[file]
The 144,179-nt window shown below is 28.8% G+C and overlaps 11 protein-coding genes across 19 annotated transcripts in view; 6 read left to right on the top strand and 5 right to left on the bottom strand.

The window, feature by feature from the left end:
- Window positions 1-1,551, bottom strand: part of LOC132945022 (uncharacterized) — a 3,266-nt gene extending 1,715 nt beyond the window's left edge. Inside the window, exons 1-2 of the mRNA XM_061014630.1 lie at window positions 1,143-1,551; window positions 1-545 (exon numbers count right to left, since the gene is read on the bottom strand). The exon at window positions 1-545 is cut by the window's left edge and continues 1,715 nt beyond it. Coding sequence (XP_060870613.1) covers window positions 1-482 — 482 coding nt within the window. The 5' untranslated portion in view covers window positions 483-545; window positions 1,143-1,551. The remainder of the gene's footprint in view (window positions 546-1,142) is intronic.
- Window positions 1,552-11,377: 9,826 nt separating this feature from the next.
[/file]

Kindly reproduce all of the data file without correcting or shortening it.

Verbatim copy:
The 144,179-nt window shown below is 28.8% G+C and overlaps 11 protein-coding genes across 19 annotated transcripts in view; 6 read left to right on the top strand and 5 right to left on the bottom strand.

The window, feature by feature from the left end:
- Window positions 1-1,551, bottom strand: part of LOC132945022 (uncharacterized) — a 3,266-nt gene extending 1,715 nt beyond the window's left edge. Inside the window, exons 1-2 of the mRNA XM_061014630.1 lie at window positions 1,143-1,551; window positions 1-545 (exon numbers count right to left, since the gene is read on the bottom strand). The exon at window positions 1-545 is cut by the window's left edge and continues 1,715 nt beyond it. Coding sequence (XP_060870613.1) covers window positions 1-482 — 482 coding nt within the window. The 5' untranslated portion in view covers window positions 483-545; window positions 1,143-1,551. The remainder of the gene's footprint in view (window positions 546-1,142) is intronic.
- Window positions 1,552-11,377: 9,826 nt separating this feature from the next.